In 2013, we opened the Evanston Center for Spiritual Wholeness and Healing as a place to foster spiritual growth, education, wellness, and social action. At its heart, the Evanston Center is grounded in community, because we believe that healthy community helps people flourish. We host an English language school for recent immigrants, with more than 100 new Americans learning and supporting one another there every week. We hold weekly “pondering and praying” groups to read books, pray, and discuss spiritual life. Evanston Center offers counseling services in partnership with Centus Counseling, and grief recovery groups through the GriefShare program. We are home to various religious groups ranging from buddhists to gnostic Christians, and several 12-step addiction recovery programs.
If you’re an introvert and into contemplative prayer, join us for a biweekly labyrinth walk - no one will even talk to you! If you’re an extrovert and want a group of people to laugh and talk with, come to our community game nights or attend one of the shows put on by a local theater company. We know that people who are drawn to the programming at Evanston may never worship with us at University Park United Methodist Church, and that’s OK. The point is to help people connect with God, with joy, and with each other.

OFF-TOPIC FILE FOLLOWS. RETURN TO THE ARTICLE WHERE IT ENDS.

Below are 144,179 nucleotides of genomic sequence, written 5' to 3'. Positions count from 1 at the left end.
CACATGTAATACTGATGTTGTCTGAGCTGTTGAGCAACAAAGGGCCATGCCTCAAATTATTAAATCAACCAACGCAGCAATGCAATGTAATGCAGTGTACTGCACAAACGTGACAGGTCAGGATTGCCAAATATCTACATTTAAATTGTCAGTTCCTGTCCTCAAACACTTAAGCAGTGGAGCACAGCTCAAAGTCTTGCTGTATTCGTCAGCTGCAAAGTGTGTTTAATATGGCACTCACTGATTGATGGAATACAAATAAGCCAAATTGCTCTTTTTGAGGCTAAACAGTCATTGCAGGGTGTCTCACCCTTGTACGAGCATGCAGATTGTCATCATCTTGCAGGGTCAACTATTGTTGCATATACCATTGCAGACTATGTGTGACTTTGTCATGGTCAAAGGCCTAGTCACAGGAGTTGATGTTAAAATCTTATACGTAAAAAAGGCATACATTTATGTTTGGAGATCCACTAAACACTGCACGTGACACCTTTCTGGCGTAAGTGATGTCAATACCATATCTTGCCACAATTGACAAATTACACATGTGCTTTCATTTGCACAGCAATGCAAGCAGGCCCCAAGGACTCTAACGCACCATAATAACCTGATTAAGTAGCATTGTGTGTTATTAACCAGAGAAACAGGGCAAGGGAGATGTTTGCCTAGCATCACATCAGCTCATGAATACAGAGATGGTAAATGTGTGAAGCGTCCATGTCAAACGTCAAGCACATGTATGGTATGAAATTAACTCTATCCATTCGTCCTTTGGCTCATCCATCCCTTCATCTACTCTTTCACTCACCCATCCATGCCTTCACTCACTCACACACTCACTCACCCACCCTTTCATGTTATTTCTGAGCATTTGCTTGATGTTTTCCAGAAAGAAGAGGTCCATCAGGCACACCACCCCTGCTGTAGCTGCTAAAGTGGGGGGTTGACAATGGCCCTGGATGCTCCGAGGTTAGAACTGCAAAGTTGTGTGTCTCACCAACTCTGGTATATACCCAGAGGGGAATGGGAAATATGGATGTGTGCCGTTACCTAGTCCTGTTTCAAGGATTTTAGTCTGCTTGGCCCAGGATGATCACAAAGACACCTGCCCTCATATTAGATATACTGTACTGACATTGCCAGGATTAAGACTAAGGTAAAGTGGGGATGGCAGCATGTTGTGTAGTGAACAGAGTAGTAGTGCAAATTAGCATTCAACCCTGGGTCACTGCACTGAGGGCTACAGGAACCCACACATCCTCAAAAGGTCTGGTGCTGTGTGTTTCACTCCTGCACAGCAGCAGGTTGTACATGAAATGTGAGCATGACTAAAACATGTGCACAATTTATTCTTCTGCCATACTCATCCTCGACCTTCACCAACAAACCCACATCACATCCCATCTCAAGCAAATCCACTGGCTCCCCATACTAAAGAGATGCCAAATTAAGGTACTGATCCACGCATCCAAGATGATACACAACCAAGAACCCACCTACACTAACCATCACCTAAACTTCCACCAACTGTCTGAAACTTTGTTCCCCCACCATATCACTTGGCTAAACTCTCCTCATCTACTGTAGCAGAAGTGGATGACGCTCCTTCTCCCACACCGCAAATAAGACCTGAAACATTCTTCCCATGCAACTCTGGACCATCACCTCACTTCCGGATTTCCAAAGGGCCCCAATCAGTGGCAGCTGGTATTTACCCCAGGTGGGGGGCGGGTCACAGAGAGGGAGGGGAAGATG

Christian Community and Hospitality
We think that life is best lived in community - people to share our joys, to support us in our hard times, and to share life with us. That means that we’re committed to welcoming everyone who comes through our doors.
Caring for God’s Creation
We think that the world is sacred and beautiful, and God wants us to care for it and safeguard it for future generations.
A Just and Compassionate Social Order
We believe that God wants the best for all of us, so we are committed to work for a world where everyone can flourish.
Spiritual practices like prayer, worship, and serving others help us grow spiritually and let God’s work of peace and compassion be done through us. We’re not that good at it. But we’re trying.
We think God is calling us to be an intergenerational, diverse, radically inclusive Christian community where families and individuals flourish and grow spiritually through fellowship, spiritual practice, and service.
To be who God is calling us to be, we want to embody our Christian faith with grace, mercy, and humility through spiritual practice, Christlike service, cultivating wholeness, seeking justice, and caring for God’s creation.